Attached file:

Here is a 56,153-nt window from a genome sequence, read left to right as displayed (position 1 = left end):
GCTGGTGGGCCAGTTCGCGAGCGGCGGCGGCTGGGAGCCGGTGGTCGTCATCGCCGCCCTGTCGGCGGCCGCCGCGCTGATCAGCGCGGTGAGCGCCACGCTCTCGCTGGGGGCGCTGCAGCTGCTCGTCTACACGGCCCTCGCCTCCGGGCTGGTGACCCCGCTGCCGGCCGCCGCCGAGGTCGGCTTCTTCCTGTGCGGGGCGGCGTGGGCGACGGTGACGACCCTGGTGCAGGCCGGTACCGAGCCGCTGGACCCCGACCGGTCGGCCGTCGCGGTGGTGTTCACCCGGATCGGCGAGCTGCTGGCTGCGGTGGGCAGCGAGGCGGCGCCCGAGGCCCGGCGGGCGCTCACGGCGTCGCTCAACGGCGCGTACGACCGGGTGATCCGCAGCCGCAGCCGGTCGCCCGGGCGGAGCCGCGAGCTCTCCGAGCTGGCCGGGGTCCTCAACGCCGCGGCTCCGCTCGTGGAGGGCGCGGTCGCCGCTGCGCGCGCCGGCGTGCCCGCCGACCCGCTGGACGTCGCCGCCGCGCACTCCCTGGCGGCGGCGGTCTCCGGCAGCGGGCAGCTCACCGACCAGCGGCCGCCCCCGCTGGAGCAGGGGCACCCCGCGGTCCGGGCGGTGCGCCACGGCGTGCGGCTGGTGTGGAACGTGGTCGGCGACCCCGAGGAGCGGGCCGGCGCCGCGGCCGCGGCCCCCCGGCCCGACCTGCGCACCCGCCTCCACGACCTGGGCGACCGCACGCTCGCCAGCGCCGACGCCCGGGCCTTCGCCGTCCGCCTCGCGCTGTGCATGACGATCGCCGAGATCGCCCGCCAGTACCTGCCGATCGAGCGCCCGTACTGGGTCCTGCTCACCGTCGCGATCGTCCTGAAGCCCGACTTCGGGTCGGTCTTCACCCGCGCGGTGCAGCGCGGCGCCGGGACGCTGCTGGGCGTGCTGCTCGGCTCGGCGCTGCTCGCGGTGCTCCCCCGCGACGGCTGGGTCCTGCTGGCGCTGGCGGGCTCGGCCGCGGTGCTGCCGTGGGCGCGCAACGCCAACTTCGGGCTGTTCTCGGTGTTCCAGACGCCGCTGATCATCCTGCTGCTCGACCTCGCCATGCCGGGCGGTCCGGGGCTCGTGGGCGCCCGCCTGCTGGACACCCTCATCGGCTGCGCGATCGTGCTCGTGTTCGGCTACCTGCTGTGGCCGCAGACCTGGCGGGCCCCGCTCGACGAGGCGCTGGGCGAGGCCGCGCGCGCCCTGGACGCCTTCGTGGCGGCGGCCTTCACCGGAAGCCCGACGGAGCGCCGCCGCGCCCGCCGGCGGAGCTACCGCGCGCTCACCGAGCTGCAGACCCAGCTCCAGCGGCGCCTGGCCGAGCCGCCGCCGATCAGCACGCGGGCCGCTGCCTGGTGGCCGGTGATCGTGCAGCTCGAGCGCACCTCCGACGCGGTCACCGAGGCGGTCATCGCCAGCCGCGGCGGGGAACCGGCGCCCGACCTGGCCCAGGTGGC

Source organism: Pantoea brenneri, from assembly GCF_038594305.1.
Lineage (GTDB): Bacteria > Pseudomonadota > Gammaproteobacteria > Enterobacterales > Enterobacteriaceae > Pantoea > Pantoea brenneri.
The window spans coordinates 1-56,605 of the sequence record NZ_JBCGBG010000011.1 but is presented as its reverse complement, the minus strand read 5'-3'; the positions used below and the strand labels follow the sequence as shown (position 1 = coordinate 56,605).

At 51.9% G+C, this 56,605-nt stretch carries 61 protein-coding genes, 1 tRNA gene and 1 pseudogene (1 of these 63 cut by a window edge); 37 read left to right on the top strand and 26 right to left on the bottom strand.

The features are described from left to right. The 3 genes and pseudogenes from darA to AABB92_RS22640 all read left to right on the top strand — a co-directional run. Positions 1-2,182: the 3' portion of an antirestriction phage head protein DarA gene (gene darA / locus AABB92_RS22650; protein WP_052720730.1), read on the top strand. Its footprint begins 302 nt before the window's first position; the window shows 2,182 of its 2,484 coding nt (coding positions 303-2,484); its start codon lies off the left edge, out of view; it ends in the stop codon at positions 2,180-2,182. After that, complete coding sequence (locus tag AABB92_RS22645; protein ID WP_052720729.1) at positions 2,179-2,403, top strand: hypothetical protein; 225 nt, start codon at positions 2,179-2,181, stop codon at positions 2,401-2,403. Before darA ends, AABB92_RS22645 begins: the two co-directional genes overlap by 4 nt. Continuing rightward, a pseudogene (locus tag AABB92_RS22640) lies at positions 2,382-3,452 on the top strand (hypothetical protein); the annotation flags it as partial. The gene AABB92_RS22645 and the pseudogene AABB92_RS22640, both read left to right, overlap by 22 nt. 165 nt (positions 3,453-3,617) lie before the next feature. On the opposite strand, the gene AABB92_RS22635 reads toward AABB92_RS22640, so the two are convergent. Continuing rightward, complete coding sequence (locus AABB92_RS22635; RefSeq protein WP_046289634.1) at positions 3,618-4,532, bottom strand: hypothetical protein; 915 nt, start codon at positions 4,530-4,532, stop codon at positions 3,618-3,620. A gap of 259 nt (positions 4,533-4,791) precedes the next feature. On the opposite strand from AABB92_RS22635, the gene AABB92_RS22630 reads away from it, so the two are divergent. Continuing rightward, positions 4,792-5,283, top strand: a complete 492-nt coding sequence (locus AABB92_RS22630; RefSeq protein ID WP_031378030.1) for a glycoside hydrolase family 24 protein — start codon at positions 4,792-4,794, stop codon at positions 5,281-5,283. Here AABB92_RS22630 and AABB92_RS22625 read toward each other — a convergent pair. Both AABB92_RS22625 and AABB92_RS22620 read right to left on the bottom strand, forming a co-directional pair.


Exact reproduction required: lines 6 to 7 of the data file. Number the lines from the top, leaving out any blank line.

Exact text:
At 51.9% G+C, this 56,605-nt stretch carries 61 protein-coding genes, 1 tRNA gene and 1 pseudogene (1 of these 63 cut by a window edge); 37 read left to right on the top strand and 26 right to left on the bottom strand.

The features are described from left to right. The 3 genes and pseudogenes from darA to AABB92_RS22640 all read left to right on the top strand — a co-directional run. Positions 1-2,182: the 3' portion of an antirestriction phage head protein DarA gene (gene darA / locus AABB92_RS22650; protein WP_052720730.1), read on the top strand. Its footprint begins 302 nt before the window's first position; the window shows 2,182 of its 2,484 coding nt (coding positions 303-2,484); its start codon lies off the left edge, out of view; it ends in the stop codon at positions 2,180-2,182. After that, complete coding sequence (locus tag AABB92_RS22645; protein ID WP_052720729.1) at positions 2,179-2,403, top strand: hypothetical protein; 225 nt, start codon at positions 2,179-2,181, stop codon at positions 2,401-2,403. Before darA ends, AABB92_RS22645 begins: the two co-directional genes overlap by 4 nt. Continuing rightward, a pseudogene (locus tag AABB92_RS22640) lies at positions 2,382-3,452 on the top strand (hypothetical protein); the annotation flags it as partial. The gene AABB92_RS22645 and the pseudogene AABB92_RS22640, both read left to right, overlap by 22 nt. 165 nt (positions 3,453-3,617) lie before the next feature. On the opposite strand, the gene AABB92_RS22635 reads toward AABB92_RS22640, so the two are convergent. Continuing rightward, complete coding sequence (locus AABB92_RS22635; RefSeq protein WP_046289634.1) at positions 3,618-4,532, bottom strand: hypothetical protein; 915 nt, start codon at positions 4,530-4,532, stop codon at positions 3,618-3,620. A gap of 259 nt (positions 4,533-4,791) precedes the next feature. On the opposite strand from AABB92_RS22635, the gene AABB92_RS22630 reads away from it, so the two are divergent. Continuing rightward, positions 4,792-5,283, top strand: a complete 492-nt coding sequence (locus AABB92_RS22630; RefSeq protein ID WP_031378030.1) for a glycoside hydrolase family 24 protein — start codon at positions 4,792-4,794, stop codon at positions 5,281-5,283. Here AABB92_RS22630 and AABB92_RS22625 read toward each other — a convergent pair. Both AABB92_RS22625 and AABB92_RS22620 read right to left on the bottom strand, forming a co-directional pair.